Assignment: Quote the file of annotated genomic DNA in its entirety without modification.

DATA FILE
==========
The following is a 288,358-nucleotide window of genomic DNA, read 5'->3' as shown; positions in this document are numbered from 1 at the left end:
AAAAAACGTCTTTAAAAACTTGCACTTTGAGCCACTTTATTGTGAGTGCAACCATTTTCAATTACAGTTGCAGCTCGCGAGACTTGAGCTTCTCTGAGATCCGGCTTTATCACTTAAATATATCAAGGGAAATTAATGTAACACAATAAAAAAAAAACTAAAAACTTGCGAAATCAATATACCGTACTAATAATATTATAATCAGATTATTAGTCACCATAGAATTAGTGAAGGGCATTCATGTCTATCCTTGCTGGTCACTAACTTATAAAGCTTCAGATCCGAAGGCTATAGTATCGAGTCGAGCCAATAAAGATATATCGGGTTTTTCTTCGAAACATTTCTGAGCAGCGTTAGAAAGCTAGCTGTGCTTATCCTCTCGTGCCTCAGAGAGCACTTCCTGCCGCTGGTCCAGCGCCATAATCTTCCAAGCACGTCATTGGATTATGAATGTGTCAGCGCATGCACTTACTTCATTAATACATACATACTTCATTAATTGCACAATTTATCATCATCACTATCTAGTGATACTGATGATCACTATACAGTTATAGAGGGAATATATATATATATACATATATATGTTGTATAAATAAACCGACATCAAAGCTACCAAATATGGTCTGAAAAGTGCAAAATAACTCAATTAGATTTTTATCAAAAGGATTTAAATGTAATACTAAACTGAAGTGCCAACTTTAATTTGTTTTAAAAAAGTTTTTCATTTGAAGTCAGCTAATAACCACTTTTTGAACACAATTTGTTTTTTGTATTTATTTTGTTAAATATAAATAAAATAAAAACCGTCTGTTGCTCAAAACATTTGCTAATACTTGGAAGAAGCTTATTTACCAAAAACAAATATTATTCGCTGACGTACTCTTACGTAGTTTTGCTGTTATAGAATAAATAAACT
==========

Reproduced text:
The following is a 288,358-nucleotide window of genomic DNA, read 5'->3' as shown; positions in this document are numbered from 1 at the left end:
AAAAAACGTCTTTAAAAACTTGCACTTTGAGCCACTTTATTGTGAGTGCAACCATTTTCAATTACAGTTGCAGCTCGCGAGACTTGAGCTTCTCTGAGATCCGGCTTTATCACTTAAATATATCAAGGGAAATTAATGTAACACAATAAAAAAAAAACTAAAAACTTGCGAAATCAATATACCGTACTAATAATATTATAATCAGATTATTAGTCACCATAGAATTAGTGAAGGGCATTCATGTCTATCCTTGCTGGTCACTAACTTATAAAGCTTCAGATCCGAAGGCTATAGTATCGAGTCGAGCCAATAAAGATATATCGGGTTTTTCTTCGAAACATTTCTGAGCAGCGTTAGAAAGCTAGCTGTGCTTATCCTCTCGTGCCTCAGAGAGCACTTCCTGCCGCTGGTCCAGCGCCATAATCTTCCAAGCACGTCATTGGATTATGAATGTGTCAGCGCATGCACTTACTTCATTAATACATACATACTTCATTAATTGCACAATTTATCATCATCACTATCTAGTGATACTGATGATCACTATACAGTTATAGAGGGAATATATATATATATACATATATATGTTGTATAAATAAACCGACATCAAAGCTACCAAATATGGTCTGAAAAGTGCAAAATAACTCAATTAGATTTTTATCAAAAGGATTTAAATGTAATACTAAACTGAAGTGCCAACTTTAATTTGTTTTAAAAAAGTTTTTCATTTGAAGTCAGCTAATAACCACTTTTTGAACACAATTTGTTTTTTGTATTTATTTTGTTAAATATAAATAAAATAAAAACCGTCTGTTGCTCAAAACATTTGCTAATACTTGGAAGAAGCTTATTTACCAAAAACAAATATTATTCGCTGACGTACTCTTACGTAGTTTTGCTGTTATAGAATAAATAAACT